Trinidadian Doubles

by Kris on March 7, 2011

I have a love affair with West Indian food. I could eat it for the rest of my life and die a happy woman.

I was first introduced to this amazing cuisine at the age of 11 when I met my best friend, sister and partner in crime Sonia. Born in Trinidad, Sonia moved to Canada when she was a baby. I was instantly charmed by her wittiness, intelligence and mutual interest in serial killers and all things morbid.

Everyday after school we would go back to her house where her mother would shower me with channa, roti, curry and doubles. Her dad’s home made pepper sauce could make a grown man cry and we made a pact that the men we would marry would have to pass the test of eating a spoonful of this fire inducing sauce.

One day I will hold her parents hostage until they reveal to me their family recipes. Until then I’ll continue to study countless recipes and attempt to perfect my own channa, roti and doubles.

For the Dough
2 cups all purpose flour
1/2 Tsp. salt
1 Tsp. Saffron powder
½ Tsp. Curry powder
1 Tsp. Cumin
1 Tsp. freshly ground black pepper
1 Tsp. Instant yeast
1/3 cup warm water
¼ Tsp. sugar
Vegetable oil for frying

For the Filling (Curried Channa)
1 Tbsp. vegetable oil
2 medium yellow onions, sliced
4 cloves garlic, minced
1 ½ Tbsp. Trinidadian curry powder (found at any Caribbean grocery, made by ‘Chief’ and ‘Grace)
1 ½ Tsp. Cumin
½ Tsp. salt
1 Tsp. black pepper
1 15 oz can of chickpeas, rinsed
1 Tsp. Scotch bonnet pepper sauce

In a large bowl combine flour, salt, saffron, curry, cumin and black pepper. Set aside.

In a small bowl combine instant yeast, warm water and sugar and let it sit for 5 minutes.

Pour the yeast mixture into the flour mixture and add about 2 ½ cups of water until the dough has formed and it is slightly sticky and firm.

Cover the bowl with a damp kitchen towel and let it rise for 2 hours.

In the meantime prepare the curried channa.

Heat the vegetable oil in a large skillet and sauté the onions on medium high heat until translucent. Add the garlic and cook for one minute more.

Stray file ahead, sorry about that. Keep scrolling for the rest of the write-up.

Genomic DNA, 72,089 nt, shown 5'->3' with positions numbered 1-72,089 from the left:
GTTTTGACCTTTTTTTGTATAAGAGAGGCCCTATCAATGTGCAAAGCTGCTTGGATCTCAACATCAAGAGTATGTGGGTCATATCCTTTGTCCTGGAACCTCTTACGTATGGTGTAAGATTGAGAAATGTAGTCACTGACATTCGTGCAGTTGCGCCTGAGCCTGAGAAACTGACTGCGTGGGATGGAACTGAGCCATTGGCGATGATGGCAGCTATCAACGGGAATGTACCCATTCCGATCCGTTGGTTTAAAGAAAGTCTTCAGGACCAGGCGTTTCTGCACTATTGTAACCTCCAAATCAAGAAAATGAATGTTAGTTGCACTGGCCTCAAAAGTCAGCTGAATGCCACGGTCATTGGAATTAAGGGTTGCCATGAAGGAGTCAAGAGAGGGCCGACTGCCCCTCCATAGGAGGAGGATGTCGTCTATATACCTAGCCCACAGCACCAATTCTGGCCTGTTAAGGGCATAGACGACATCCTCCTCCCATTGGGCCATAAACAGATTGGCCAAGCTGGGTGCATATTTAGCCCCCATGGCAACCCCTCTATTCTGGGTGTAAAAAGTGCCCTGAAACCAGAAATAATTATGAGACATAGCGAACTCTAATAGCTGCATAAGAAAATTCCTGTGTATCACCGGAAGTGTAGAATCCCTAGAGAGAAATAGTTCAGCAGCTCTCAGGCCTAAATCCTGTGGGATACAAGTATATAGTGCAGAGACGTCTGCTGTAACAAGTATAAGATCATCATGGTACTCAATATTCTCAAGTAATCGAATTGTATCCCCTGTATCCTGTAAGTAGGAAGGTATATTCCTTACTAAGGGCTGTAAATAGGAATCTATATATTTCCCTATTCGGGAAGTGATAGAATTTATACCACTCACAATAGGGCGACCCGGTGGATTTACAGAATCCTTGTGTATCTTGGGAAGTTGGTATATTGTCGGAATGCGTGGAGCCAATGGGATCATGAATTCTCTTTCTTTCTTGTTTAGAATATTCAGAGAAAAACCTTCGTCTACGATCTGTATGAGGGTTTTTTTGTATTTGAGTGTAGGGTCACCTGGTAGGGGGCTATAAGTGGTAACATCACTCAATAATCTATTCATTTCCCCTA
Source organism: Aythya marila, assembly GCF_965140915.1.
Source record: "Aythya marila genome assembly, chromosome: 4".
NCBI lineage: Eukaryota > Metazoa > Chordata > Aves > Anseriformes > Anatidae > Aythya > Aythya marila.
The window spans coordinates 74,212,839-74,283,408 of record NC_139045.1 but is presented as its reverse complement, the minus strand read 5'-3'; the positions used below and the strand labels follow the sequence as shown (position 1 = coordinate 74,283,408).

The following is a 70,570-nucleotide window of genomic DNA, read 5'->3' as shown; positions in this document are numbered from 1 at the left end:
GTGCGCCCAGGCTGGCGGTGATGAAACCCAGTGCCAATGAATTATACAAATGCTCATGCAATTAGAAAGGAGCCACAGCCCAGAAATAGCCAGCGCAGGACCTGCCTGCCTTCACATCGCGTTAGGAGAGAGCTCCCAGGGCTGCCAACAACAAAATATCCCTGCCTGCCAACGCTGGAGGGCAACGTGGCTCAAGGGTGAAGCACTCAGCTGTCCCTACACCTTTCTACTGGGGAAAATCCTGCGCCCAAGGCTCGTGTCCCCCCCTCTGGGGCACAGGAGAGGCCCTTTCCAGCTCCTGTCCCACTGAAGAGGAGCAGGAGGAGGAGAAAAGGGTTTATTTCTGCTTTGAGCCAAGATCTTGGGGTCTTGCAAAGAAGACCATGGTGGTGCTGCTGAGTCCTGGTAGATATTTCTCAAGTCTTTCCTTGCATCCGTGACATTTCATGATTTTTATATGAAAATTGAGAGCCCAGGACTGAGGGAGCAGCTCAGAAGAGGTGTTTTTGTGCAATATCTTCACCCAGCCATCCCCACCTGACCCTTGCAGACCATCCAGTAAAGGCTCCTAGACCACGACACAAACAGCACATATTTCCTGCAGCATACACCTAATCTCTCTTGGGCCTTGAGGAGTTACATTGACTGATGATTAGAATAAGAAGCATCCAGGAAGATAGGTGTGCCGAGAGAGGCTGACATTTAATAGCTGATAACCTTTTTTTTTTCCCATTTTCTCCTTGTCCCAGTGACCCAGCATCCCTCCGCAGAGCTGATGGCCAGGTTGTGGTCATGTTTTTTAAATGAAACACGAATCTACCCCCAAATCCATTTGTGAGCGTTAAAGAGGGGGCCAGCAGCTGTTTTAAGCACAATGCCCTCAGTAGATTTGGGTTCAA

Combine curry powder and ¼ cup of water and pour over onions; stir until they are coated. Add chickpeas and sauté for 5 minutes, stirring occasionally.

Sprinkle chickpeas with cumin, salt and pepper and add another cup of water; stir to combine.

Bring curry to a boil. Cover the skillet, reduce heat and simmer for 45 minutes or until the chickpeas are tender.

Season with pepper sauce and salt and pepper to taste. The curry should be tender and moist. If curry dries out during cooking process add ¼ cup of water. Keep warm.

When the dough has finished rising, punch it down and let it sit for another 15 minutes.

To shape the dough, rip off a piece about a tablespoon in size and flatten it in your palms until it is about 3 inches in diameter.

Heat oil in a cast iron skillet and fry the dough until it becomes puffy; about 10-15 seconds. Carefully flip the dough and cook it for another 10-15 seconds.

Place the bread on a plate lined with paper towel. Keep warm.

To assemble scoop about two tablespoons of channa onto one piece of bread. I topped mine with red cabbage and cilantro but you could also use more pepper sauce, cucumber, or mango chutney. Top with another piece of bread to make a sandwich.

Makes about 8 doubles. Enjoy!

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{ 4 comments… read them below or add one }

Elena Potter March 7, 2011 at 10:46 pm

OMG. I love doubles so much and think I may try this when I’m feeling ambitious.. did you ever get the scoop on why they are called doubles??

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munchinwithmunchkin March 7, 2011 at 11:28 pm

What I do when I’m feeling less ambitious is just make the channa and serve it on rice. Equally awesome! I believe they’re called doubles because of the two pieces of fry bread or bara, but some people make it with just one.

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MamaLiss September 10, 2011 at 7:07 am

they are called doubles because they are typically between two pieces of bara “bake” triples are made with 3 pieces of Bara instead of two.

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Wizzy September 30, 2012 at 12:47 pm

Ooooooooooh these are addictive.

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